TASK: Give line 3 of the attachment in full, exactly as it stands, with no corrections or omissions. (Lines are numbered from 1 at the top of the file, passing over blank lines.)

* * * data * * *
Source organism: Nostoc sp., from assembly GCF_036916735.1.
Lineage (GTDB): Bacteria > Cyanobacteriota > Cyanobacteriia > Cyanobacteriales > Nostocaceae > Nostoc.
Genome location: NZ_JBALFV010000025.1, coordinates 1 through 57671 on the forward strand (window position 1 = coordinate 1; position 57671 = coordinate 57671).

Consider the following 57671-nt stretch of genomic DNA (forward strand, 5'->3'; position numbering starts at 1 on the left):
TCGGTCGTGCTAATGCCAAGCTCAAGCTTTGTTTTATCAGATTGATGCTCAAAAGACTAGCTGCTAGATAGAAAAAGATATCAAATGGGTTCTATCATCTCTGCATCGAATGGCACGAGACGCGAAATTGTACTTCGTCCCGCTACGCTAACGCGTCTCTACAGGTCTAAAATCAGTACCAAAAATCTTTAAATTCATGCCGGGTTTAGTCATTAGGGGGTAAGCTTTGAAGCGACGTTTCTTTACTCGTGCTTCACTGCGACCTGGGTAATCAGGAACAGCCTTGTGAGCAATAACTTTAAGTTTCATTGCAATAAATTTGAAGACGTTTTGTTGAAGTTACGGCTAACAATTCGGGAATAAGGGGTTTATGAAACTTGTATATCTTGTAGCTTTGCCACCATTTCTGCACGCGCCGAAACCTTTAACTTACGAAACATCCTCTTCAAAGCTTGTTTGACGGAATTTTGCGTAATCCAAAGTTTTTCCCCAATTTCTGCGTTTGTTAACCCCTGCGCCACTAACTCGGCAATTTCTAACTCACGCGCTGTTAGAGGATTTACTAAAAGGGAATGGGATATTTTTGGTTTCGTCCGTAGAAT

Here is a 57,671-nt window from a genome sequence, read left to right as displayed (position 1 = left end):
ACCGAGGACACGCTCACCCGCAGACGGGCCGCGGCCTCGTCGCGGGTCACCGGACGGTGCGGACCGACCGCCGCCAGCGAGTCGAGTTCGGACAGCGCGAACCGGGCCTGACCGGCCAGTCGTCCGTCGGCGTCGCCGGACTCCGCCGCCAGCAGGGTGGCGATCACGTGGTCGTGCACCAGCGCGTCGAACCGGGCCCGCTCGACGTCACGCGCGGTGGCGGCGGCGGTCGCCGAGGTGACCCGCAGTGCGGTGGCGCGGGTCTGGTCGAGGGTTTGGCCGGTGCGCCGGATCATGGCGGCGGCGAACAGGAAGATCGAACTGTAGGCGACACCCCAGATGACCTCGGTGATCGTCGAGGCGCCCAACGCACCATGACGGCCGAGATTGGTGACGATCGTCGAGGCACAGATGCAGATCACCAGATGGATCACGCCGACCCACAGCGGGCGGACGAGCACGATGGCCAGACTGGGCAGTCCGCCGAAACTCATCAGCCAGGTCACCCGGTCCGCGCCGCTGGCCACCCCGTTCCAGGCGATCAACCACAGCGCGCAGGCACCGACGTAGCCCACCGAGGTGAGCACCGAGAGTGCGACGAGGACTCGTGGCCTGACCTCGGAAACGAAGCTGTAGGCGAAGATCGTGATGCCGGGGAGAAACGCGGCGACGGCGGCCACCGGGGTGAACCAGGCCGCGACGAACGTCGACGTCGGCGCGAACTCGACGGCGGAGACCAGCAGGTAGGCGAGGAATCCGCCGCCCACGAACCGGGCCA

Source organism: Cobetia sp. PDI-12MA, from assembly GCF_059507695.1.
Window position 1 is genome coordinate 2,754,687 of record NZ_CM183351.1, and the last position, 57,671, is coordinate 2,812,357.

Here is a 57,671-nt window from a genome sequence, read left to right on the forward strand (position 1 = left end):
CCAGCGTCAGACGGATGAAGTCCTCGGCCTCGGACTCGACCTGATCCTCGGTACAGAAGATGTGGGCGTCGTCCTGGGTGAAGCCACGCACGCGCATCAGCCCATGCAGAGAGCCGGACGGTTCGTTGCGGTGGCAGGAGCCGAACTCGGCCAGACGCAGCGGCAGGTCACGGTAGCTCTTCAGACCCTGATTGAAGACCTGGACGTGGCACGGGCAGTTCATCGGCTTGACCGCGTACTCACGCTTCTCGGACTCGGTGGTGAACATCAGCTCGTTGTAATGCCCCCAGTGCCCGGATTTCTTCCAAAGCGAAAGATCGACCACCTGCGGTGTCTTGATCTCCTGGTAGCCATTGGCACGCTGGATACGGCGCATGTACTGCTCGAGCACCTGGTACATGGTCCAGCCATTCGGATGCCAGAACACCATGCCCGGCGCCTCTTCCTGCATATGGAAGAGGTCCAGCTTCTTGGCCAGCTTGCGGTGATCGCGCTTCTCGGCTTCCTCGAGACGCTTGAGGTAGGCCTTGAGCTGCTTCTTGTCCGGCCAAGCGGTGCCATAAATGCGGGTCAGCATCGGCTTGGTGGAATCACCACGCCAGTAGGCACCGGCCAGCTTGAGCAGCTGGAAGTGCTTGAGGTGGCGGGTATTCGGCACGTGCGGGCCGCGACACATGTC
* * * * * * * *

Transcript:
Genome location: NZ_JBALFV010000025.1, coordinates 1 through 57671 on the forward strand (window position 1 = coordinate 1; position 57671 = coordinate 57671).